Brain Tumour Research funds childhood cancer breakthrough

1 min read

Scientists have found a new way to starve cancerous brain tumour cells of energy in order to prevent further growth.

The findings by Professor Silvia Marino and her team at the Brain Tumour Research Centre of Excellence at Queen Mary University of London could see a breakthrough in the way that children with medulloblastoma are treated in future.

Medulloblastoma is the most common high-grade brain tumour in children. Some 70 are diagnosed in the UK each year. Survival rate is 70% for those whose tumour has not spread, but it is almost always fatal in cases of recurrent tumour.

The researchers’ work on how inositol hexaphosphate (IP6), a naturally occurring compound present in almost all plants and animals, inhibits medulloblastoma through suppression of epigenetic-driven metabolic adaptation, is published today by the high impact journal Nature Communications.

Prof Marino from Queen Mary University of London said: “We have identified a novel way that G4 medulloblastoma is able to adapt its metabolism and grow uncontrollably. Significantly, we have also shown how this energy supply can be blocked. These exciting results bring hope of developing new targeted treatments for patients with this aggressive paediatric brain tumour.”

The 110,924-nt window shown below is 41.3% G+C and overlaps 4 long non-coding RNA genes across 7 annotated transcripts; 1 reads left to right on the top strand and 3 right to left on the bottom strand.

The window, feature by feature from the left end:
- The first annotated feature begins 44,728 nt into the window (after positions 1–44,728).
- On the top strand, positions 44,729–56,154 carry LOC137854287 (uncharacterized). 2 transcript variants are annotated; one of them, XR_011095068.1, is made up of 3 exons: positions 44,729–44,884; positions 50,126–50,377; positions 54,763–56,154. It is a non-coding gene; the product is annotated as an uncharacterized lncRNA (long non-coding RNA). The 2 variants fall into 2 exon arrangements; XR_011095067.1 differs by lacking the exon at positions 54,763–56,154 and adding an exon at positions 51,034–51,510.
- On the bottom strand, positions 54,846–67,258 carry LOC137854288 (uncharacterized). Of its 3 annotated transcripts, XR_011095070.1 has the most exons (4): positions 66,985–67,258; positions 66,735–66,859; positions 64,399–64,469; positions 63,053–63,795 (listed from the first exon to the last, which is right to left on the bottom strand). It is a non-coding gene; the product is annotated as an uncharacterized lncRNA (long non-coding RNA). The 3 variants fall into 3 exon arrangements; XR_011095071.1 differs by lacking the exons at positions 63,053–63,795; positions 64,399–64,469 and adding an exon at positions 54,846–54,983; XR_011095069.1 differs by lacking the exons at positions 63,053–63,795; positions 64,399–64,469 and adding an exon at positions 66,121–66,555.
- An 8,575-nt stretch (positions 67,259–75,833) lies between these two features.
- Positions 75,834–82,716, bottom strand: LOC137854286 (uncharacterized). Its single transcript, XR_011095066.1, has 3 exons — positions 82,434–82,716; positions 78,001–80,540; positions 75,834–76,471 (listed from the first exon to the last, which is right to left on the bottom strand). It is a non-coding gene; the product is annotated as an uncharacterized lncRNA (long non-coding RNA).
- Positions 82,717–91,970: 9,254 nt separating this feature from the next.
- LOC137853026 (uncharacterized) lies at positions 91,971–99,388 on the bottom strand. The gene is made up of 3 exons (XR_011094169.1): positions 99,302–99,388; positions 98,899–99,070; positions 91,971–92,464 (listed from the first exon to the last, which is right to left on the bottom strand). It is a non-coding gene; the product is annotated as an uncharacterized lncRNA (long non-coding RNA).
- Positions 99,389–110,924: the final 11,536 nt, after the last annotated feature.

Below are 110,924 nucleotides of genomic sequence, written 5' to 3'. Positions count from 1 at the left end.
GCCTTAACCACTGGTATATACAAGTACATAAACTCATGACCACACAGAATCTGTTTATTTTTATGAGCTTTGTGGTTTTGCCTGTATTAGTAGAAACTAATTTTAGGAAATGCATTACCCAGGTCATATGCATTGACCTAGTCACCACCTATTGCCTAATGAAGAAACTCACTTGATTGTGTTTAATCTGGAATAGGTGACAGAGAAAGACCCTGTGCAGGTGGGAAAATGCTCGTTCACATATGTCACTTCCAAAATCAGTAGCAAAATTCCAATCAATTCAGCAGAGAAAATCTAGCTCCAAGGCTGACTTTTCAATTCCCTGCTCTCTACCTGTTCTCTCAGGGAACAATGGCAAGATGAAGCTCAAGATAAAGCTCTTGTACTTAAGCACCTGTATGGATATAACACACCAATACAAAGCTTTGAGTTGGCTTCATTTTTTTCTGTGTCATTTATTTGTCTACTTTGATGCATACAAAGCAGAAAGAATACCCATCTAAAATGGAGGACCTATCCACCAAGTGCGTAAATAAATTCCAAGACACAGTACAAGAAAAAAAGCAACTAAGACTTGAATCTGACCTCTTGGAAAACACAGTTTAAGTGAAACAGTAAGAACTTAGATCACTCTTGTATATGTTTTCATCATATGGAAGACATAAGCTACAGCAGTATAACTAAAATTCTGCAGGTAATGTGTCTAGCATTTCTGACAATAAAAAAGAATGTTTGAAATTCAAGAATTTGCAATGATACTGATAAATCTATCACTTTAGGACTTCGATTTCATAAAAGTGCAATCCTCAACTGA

Hugh Adams, Head of Stakeholder Relations at Brain Tumour Research, said: “These very exciting results reveal a new way for epigenetics to control metabolism within tumour cells. It is great news and brings some much-needed hope for the future. There is still some way to go but we hope that a clinical trial could be up and running in as little as two years.”

Peter Gardiner, from Aston Clinton, near Aylesbury, lost his 13-year-old son Ollie to medulloblastoma in November 2017. This April marks six years since his diagnosis.

Ollie’s family generously donated £187,000 to Brain Tumour Research which is funding post-doctoral researcher Sara Badodi who works alongside Prof Marino.

Peter said: “We were overwhelmed by the support of friends, family and strangers who stood by us in our hour of need and came together to help us do the very best we could for our son. It means the world to think that, because of him and the love people showed to us, others might not have to go through what we did.”

Brain Tumour Research acknowledges, and is grateful for, the supportive funding for this research provided by the Medical Research Council (MRC).

Related reading:

If you found this story interesting or helpful,  sign up to our weekly e-news and keep up to date with all the latest from Brain Tumour Research.


Back to Research & Campaigning News